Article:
Several semiconductor companies are defending themselves against lawsuits
alleging that toxic chemicals
used in the companies' "clean room" operations may have caused cancer
and birth defects
. The semiconductor litigation may become "asbestos II" according to one lawyer involved in the suits.
The claims involve employees from as far back as the 1960s and blame the chemicals used in disk drive production for employees' ailments. Clean rooms were designed to protect computer components during the manufacturing process.
Lawsuits have been filed in New York and California and involve IBM and a number of the company's chemical suppliers. IBM strongly denies all allegations contained in the suits and claims that they are without merit. Other companies have settled
out of court.In June 2004, IBM settled 50 toxic chemical lawsuits filed by former employees of the company's San Jose Cottle Road disk drive manufacturing plant. Workers allege they were exposed to dangerous chemicals such as benzene, acetone and trichloroethylene between the 1960s and 1980s and suffered chemical poisoning as a result. Several employees suffering from cancer blame the disorder on their exposure to the toxic chemicals. In March 2004, IBM settled a $100 million birth-defects lawsuit filed by an employee of a semiconductor plant in New York. Terms of both settlements were not revealed.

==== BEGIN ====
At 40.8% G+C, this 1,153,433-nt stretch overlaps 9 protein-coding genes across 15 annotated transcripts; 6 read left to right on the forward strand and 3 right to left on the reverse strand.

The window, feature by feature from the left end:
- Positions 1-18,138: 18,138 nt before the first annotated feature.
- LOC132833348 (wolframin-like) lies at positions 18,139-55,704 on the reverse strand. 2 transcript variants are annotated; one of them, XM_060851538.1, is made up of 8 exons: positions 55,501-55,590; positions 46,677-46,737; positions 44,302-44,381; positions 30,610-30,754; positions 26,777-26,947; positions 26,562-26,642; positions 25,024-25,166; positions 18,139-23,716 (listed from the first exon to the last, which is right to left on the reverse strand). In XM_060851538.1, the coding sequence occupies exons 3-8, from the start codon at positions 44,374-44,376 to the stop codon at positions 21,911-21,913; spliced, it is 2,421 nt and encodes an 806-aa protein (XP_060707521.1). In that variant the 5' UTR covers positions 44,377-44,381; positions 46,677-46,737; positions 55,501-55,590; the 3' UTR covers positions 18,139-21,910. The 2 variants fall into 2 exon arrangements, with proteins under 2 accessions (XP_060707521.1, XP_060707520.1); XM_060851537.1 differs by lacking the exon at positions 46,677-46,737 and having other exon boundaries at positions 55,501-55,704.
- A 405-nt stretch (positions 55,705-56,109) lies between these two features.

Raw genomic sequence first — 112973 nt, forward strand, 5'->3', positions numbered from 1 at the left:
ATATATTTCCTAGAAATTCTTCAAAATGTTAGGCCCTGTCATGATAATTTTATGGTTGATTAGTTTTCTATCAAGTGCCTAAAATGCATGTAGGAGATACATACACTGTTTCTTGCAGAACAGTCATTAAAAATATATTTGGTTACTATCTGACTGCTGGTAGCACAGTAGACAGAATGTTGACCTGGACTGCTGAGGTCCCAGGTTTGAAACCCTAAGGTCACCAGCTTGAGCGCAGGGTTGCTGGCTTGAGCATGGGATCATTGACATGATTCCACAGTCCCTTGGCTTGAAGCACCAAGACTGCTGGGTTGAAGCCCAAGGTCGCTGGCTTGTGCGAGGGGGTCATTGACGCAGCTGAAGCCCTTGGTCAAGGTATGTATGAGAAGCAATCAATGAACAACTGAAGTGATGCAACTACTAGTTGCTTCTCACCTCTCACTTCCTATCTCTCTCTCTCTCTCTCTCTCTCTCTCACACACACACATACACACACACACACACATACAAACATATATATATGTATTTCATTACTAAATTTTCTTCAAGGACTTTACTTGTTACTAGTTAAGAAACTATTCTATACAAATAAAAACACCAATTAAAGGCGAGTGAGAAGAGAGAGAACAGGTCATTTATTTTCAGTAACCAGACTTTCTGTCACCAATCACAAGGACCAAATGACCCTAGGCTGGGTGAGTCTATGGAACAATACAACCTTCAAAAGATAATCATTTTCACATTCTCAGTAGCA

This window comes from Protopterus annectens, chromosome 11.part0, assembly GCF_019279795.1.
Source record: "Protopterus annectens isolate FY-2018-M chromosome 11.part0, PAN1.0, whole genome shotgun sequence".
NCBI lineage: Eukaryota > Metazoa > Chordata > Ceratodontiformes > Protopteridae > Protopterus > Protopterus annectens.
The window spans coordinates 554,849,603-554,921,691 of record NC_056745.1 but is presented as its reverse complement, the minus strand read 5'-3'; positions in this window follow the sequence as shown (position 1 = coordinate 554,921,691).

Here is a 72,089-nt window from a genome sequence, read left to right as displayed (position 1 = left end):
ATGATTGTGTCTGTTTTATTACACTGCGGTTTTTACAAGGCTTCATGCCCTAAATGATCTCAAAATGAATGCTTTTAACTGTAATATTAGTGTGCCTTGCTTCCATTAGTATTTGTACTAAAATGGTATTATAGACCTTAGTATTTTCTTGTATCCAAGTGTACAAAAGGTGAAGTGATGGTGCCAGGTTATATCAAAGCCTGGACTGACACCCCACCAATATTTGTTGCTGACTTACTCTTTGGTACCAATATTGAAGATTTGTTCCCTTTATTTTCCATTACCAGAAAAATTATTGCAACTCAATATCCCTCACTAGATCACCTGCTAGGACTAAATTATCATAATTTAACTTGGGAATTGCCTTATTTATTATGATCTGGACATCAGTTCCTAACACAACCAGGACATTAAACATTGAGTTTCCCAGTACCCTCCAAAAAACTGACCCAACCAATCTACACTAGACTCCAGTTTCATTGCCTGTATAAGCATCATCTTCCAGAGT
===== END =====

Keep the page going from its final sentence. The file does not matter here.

See your doctor if you work in the semiconductor industry and have experienced serious health problems. In addition, it may be important to contact an attorney
who can help you protect your legal rights. Please keep in mind that there may be time limits
within which you must commence suit.
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